Utah House Leader Admits Naked Hot-Tubbing With 15-Year Old Girl

March 12, 2010 7:15 a.m.

The Majority Leader of the Utah House took a nude hot-tub with a 15-year old employee, then paid her $150,000 and had her pledge to keep quiet, he admitted yesterday.

The incident occurred in 1985, when Kevin Garn was 30, and married. In 2002, when Garn, a Republican, was running for Congress, the woman, Cheryl Maher, began contacting reporters with the story, prompting Garn to pay her and have an attorney draft a non-disclosure agreement, reports the Salt Lake Tribune.With his wife by his side, Garn yesterday told reporters: “I expect to suffer public humiliation and embarrassment. Some lessons are hard to learn. This is something I should’ve done back in 2002 but I was scared. I did not want to be publicly judged by one of my life’s [worst mistakes].”

Maher detailed the incident in an interview with the paper. She said that in 1985, age 15, she was employed by Garn, then 30, at his business, Pegasus Records and KSG Enterprises. Garn, she said, “struck up a relationship” with her, as the paper puts it. One night, he took her to a location in Salt Lake City — it’s unclear where — where they both got in the hot-tub nude.

Garn yesterday told reporters about the incident. “I can unequivocally tell you there was no physical contact, there was no touching, there was no intercourse, there was none of those things. It simply did not occur. I’m not trying to downplay what did occur but I want to make it very plain.”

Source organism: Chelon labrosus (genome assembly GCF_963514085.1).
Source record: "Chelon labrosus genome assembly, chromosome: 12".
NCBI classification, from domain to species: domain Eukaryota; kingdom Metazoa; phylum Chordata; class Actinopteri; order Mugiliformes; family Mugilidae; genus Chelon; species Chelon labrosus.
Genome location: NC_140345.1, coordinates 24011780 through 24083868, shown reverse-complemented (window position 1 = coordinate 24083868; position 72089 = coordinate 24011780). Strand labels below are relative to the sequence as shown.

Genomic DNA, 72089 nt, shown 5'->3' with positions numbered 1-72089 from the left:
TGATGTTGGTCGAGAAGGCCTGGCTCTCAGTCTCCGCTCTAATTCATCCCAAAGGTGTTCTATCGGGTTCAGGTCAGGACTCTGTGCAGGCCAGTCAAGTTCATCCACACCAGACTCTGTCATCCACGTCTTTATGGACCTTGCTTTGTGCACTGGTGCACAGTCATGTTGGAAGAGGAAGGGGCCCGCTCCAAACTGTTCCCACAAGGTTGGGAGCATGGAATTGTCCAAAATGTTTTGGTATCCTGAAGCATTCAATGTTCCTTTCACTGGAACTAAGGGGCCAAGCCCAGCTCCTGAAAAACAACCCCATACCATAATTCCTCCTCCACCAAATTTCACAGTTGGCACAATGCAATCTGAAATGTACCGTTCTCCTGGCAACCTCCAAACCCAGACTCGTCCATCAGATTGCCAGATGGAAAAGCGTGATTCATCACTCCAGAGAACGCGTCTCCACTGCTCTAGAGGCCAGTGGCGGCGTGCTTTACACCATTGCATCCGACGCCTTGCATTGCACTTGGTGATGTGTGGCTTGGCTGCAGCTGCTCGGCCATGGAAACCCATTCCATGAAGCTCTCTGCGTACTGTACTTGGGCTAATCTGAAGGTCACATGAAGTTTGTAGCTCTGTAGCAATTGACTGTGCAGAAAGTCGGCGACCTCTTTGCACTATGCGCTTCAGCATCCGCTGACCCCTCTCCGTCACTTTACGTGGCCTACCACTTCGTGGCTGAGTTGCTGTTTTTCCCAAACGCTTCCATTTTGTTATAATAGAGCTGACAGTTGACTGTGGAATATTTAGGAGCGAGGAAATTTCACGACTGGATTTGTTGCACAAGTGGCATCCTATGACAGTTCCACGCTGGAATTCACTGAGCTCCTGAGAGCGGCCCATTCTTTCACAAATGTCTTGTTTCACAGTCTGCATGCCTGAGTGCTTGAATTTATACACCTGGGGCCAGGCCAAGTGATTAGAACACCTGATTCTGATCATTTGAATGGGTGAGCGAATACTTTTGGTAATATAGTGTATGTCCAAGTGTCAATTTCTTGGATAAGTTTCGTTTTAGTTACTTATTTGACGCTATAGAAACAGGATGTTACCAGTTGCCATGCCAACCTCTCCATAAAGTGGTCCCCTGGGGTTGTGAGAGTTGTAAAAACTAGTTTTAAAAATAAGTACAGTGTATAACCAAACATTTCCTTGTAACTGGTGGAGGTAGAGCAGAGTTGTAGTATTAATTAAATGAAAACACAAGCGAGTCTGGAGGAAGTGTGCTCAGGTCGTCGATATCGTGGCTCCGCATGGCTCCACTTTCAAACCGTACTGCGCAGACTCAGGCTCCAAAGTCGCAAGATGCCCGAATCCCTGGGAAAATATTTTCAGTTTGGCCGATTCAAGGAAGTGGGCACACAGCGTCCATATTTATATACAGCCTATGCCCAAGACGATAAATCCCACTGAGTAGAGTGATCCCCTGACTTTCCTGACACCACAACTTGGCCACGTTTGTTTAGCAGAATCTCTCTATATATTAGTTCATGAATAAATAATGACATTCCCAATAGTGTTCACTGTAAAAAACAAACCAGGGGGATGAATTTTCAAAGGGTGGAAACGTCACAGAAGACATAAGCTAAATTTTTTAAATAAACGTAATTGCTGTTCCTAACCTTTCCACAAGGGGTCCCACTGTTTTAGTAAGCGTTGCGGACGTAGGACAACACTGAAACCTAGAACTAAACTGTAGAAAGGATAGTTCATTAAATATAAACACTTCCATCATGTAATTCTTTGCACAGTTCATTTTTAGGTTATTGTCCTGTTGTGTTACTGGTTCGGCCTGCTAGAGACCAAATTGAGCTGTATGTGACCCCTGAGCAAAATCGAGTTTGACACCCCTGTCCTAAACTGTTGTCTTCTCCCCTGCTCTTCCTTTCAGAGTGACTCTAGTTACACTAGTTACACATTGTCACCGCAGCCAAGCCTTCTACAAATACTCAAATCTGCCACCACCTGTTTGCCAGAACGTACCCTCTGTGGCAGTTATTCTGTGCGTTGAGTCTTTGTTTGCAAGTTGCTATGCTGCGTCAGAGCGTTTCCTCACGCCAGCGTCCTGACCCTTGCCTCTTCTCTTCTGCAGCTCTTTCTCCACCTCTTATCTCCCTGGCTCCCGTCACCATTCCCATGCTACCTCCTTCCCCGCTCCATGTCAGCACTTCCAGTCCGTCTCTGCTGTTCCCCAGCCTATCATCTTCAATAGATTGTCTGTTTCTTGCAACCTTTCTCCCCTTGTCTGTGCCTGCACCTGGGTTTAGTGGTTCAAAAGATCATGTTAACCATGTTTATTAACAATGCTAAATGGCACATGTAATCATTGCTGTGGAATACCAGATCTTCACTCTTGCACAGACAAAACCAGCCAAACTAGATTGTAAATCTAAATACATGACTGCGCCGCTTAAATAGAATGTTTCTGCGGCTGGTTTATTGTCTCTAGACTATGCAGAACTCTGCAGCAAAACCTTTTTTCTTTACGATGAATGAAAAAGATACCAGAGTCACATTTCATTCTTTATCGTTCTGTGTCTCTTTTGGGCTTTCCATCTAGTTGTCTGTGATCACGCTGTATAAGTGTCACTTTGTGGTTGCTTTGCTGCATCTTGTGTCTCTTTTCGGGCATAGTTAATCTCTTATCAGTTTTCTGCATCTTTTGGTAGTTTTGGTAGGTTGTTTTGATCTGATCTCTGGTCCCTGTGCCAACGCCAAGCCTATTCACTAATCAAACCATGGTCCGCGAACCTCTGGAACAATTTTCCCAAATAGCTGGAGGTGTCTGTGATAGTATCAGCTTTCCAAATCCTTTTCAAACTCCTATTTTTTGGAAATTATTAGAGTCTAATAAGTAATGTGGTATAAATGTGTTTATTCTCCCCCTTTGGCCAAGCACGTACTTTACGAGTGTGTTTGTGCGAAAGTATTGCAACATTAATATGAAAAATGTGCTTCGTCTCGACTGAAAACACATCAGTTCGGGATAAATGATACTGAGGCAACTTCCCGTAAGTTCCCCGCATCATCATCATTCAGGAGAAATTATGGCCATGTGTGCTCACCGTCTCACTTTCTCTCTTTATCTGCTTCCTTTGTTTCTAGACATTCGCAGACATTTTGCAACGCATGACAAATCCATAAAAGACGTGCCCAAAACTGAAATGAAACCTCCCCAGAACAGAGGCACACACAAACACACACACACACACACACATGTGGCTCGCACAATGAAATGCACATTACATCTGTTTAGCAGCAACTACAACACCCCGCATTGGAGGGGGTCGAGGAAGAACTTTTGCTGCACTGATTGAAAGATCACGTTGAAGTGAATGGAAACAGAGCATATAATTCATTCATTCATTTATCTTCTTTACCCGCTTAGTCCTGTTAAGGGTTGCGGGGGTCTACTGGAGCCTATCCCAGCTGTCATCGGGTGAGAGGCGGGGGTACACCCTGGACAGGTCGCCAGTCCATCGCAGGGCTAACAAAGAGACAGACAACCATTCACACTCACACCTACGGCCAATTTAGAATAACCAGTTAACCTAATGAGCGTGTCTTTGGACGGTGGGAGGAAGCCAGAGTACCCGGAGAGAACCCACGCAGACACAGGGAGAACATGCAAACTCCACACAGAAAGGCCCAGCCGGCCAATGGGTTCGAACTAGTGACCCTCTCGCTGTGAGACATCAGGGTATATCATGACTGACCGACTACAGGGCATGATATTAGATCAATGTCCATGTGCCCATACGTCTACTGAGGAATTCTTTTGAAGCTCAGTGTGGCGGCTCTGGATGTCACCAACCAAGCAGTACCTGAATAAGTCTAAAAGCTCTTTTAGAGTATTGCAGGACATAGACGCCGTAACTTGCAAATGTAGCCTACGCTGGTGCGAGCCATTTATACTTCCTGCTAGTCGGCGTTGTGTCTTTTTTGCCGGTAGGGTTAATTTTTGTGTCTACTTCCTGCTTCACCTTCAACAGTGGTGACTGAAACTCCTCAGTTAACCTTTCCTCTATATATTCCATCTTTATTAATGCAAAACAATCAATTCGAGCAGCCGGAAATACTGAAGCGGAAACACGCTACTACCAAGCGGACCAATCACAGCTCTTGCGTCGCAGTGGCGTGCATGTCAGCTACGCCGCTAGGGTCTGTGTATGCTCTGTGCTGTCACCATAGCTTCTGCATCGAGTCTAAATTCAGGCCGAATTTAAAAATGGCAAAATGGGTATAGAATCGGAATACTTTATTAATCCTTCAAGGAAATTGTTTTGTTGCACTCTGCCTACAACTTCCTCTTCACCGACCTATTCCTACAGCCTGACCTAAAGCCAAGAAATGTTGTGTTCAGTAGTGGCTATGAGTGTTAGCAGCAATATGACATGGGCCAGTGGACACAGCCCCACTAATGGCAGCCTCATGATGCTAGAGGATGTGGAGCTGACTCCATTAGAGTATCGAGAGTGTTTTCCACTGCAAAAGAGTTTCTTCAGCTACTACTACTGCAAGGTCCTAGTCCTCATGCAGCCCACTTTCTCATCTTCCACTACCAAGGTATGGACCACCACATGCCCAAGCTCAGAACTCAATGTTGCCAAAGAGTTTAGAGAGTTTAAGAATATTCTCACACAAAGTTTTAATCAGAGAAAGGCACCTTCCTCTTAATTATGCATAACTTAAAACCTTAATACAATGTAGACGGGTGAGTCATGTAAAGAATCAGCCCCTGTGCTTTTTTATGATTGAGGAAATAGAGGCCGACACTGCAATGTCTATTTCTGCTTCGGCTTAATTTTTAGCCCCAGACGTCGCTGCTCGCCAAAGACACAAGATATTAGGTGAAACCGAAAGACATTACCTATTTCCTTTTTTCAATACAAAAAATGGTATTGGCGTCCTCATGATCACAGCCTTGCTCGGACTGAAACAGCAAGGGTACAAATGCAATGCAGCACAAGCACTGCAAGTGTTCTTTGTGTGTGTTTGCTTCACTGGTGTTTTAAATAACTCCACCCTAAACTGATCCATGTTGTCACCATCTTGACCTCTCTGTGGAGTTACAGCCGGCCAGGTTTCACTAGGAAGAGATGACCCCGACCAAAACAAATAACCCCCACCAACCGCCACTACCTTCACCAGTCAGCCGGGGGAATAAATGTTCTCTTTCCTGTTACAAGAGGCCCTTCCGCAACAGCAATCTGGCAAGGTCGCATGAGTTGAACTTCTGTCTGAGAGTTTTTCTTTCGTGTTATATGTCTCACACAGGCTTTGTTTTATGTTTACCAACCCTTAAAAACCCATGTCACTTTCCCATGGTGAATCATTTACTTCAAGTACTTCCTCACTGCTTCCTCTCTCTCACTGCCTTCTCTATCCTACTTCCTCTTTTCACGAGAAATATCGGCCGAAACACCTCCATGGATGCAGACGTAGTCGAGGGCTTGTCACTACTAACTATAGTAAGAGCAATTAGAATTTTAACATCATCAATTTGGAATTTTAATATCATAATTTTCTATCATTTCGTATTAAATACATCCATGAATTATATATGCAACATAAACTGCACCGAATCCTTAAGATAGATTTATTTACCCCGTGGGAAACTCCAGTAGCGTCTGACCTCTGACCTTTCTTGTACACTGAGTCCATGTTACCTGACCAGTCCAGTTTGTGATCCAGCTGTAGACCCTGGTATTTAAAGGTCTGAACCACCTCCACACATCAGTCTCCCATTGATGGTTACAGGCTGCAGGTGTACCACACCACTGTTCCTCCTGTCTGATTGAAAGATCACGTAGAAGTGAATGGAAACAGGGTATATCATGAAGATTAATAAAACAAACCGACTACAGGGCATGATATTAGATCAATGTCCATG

Nonetheless, Maher, who now lives in New Hampshire, blames the incident for triggering the subsequent unraveling of her life. She has struggled with drugs and drinking, and has had mental health problems.

The two had no more contact until 2002, when Garn was running for Congress (he would ultimately lose the GOP primary to Rob Bishop, who won the seat and remains in Congress). Maher was still “a mess” at the time, she said. After she began contacting reporters and legislators with her story, Garn and his wife arranged a meeting with Maher and her Mormon bishop. Garn offered to pay her $20,000, but Maher’s husband insisted it wasn’t enough, and she demanded $150,000. Garn paid up, and had his lawyer draft a non-disclosure agreement in which she pledged not to go public with her story.

Garn denied yesterday that he was paying Maher for her silence. “I treated this no different than any other event in my life … no different than any other event where someone feels they had been wronged,” he said. “I would sit down and work it out with them and that’s what I did in this case. He added: “Whether there was an election in place or not, that would have been the case.”

But the payment didn’t put the matter to rest. They saw each other several times in the last few years, and in 2008 Maher emailed Garn’s son, writing, “nothing will stop me from getting exactly what this matter needs, and that is justice and compensation.”

And in recent days, Maher has been contacting reporters and legislators again about the incident. Garn called Maher this week, but she hung up on him. That led to Garn’s public confession last night.

Maher, who is going through a difficult divorce and custody battle in New Hampshire, said she is going public with her story for her own peace of mind.

After the confession, lawmakers lined up to embrace Garn and his wife.

Late Update: Maher now says Garn is lying about their being no contact during the hot-tub incident, although she won’t offer specifics, other than to say: “Let’s just say this. He really loves to massage.” She also says that Garn was her 4th-grade Sunday school teacher.

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